Friday, July 1 2022

China recently announced its highest youth unemployment rate yet. However, the number of university graduates is also at an all-time high this year. These elements, coupled with an economic decline caused by the communist regime’s shutdowns related to COVID-19, make the problem of unemployment particularly acute.

According to data released by the authorities in mid-May, the unemployment rate for Chinese youth aged 16 to 24 reached 18.2 percent in April, an increase of 2.2 percentage points from March, triggering widespread concern and discussion in the Chinese media. Articles on major Chinese news portals compared the record number with other countries during the same period. An article on 163.com reported that the unemployment rate for 16-20 year olds in the United States was 9.5%, the unemployment rate for young people under 24 in Japan was 3.8% last month ; in Taiwan in March, the unemployment rate for young people under 24 was 12.48% and in the United Kingdom 10.6%.

China’s youth unemployment rate is basically twice that of European and American countries. It is also 46 percent higher than Taiwan’s and should be considered a very serious situation, according to the article.

Figures do not include students who will graduate in July this year.

Job seekers view job vacancies at a job fair in Qingdao, eastern China’s Shandong province. (STR/AFP via Getty Images)

According to data from the Chinese Ministry of Education, in 2022 the number of undergraduate students graduating from the university will reach a record 10.76 million, a year-on-year increase of 1, 67 million. It is also the first time that the number of annual university graduates exceeds 10 million.

On May 30, China’s leading media China Business Network published an article titled “4,000 Compete for 30 Jobs: China’s 10 Million New University Graduates Face Huge Challenge to Find Jobs.” It was reposted on other major media outlets in mainland China and caused heated discussions on the Internet.

The article interviewed an undergraduate student named Huang Qian, who majored in English at a renowned university in Wuhan, central China. She shared her experience of struggling to find a job.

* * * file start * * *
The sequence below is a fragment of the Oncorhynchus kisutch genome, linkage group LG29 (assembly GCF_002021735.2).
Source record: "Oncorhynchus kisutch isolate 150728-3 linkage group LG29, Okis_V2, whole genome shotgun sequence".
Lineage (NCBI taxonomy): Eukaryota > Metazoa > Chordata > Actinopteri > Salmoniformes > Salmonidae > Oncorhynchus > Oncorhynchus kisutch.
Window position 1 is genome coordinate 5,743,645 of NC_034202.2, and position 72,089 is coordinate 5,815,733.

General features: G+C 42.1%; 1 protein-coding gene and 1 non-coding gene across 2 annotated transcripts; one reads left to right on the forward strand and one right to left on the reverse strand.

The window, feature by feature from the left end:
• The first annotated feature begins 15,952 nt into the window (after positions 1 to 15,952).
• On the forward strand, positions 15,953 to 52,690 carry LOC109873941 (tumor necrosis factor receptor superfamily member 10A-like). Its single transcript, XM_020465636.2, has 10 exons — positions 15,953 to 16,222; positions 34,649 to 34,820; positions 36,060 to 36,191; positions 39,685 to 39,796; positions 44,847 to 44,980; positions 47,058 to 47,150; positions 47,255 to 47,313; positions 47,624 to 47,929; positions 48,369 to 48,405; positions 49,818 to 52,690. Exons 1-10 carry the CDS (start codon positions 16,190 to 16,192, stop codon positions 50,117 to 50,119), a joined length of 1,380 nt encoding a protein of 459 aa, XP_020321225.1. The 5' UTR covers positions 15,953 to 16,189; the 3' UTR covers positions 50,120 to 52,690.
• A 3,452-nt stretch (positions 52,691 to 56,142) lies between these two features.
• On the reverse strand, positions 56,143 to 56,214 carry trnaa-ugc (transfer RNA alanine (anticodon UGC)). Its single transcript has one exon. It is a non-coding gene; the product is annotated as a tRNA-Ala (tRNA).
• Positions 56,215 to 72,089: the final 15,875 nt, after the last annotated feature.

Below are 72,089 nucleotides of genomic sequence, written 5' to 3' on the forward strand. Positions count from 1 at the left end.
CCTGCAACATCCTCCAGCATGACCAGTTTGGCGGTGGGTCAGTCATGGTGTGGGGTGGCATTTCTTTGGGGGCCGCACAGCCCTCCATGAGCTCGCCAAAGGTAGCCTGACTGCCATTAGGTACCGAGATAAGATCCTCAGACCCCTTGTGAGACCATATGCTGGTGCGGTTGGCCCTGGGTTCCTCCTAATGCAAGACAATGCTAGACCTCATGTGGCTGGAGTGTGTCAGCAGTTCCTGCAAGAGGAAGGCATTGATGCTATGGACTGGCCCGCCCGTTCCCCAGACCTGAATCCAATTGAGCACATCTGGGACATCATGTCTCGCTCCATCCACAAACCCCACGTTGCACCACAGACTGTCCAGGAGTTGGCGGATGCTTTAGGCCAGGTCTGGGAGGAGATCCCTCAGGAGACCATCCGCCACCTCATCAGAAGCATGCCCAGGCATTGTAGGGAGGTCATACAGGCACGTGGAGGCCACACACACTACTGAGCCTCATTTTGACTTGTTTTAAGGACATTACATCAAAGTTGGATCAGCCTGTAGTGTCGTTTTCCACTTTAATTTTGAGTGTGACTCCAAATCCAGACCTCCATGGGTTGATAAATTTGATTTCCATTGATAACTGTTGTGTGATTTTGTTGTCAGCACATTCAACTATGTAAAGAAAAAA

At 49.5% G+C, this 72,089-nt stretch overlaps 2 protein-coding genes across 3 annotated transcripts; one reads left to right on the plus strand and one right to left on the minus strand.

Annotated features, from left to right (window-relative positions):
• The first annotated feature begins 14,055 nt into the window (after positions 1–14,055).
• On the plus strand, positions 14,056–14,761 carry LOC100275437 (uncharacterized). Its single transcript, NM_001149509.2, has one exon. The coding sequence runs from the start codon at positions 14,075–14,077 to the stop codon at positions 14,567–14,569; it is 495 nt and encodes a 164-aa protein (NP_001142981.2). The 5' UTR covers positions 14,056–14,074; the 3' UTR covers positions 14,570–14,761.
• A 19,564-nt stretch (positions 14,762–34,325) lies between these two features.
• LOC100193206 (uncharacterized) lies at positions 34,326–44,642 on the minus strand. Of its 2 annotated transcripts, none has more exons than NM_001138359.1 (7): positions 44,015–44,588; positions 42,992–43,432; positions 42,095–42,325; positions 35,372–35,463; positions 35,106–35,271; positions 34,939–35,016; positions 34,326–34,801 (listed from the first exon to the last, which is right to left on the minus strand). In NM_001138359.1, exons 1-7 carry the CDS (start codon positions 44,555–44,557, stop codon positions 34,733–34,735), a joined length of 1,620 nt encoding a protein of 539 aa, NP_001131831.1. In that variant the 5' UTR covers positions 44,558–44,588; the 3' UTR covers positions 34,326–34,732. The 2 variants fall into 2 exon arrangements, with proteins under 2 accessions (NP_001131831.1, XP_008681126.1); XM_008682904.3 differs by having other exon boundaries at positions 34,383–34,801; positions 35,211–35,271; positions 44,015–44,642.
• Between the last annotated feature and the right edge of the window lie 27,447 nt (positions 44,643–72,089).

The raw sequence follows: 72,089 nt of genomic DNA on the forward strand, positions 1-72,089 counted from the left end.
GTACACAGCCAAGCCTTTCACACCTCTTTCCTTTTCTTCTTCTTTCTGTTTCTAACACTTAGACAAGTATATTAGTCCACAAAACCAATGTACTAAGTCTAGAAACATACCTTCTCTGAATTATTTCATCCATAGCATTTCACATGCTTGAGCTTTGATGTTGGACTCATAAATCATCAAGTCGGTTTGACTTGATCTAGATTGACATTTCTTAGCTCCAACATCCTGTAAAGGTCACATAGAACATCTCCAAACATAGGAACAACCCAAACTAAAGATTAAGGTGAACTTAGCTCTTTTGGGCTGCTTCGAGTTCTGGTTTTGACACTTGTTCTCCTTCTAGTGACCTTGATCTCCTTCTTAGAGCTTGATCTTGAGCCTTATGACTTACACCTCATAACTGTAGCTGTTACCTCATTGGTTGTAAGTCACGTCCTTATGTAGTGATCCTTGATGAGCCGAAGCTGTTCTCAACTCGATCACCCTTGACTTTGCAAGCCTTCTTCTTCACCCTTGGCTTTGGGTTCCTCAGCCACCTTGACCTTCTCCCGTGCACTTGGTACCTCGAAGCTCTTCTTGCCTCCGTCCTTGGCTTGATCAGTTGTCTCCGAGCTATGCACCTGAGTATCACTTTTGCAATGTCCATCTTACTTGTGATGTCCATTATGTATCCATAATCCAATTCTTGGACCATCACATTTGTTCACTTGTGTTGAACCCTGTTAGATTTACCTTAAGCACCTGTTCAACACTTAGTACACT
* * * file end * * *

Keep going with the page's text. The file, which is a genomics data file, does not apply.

She applied for a job as an English teacher at a public high school in Wuhan. There were 300 to 400 candidates competing for a single position. She also applied for a low-level government post in Shandong Province. There were 30 open positions, but more than 4,000 people applied. She has not yet received a job offer. Huang also applied to graduate schools, but was not successful there either, because there are so many other undergraduates also applying.

The article has become one of the top Internet searches in China.

A netizen posted: “It is difficult to find a job, especially for university graduates who come from rural areas. They have student loans to pay and cannot find a job after graduation, which puts a lot of mental pressure on them.

Another commented, “In a year or two, graduates with a bachelor’s degree won’t even be able to find a job in a factory making screws. In the future, the concierge position may require a master’s degree.

Epoch Times Photo
Students at a job fair for graduates of a university in Shenyang, Liaoning province, China, March 21, 2019. (Reuters)

The Chinese regime pushes an increasing number of university graduates to attend graduate schools every year in order to postpone the question of employment. However, even mainland Chinese media acknowledge that the strategy is no longer working. An article on 163.com said that on the one hand, the Chinese economy is shrinking and the number of jobs is declining; on the other hand, the labor force increased by more than 10 million. This is a major problem which is troubling and which affects social stability. Measures adopted in the past to extend the time spent in school are no longer effective in 2022, the article admits.

According to the “2022 First Quarter Job Market Report for College Graduates” released by China Employment Research Institute of Renmin University and China’s leading employment website Zhilian Recruitment, at first quarter of this year, demand for university graduates fell 8% per year. -over one year, while the number of job seekers increased by 75% from one year to the next.

Another report recently released by Zhilian Recruitment, “2022 College Student Employability Survey Report”, shows that in May, the rate of male graduates who signed work contracts was around 23% and only 10% of female graduates have signed, both are less than last year.

Li Yiming, a Chinese news commentator, told The Epoch Times that China’s economy was already in decline, but now politicized COVID-19 prevention measures are another blow to the economy. Foreign companies have pulled out of China and domestic companies are laying off staff. Employment will naturally be difficult for college graduates.

Fang Xiao contributed to the report.

Alex Wu

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Alex Wu is an American writer for The Epoch Times who focuses on Chinese society, Chinese culture, human rights, and international relations.

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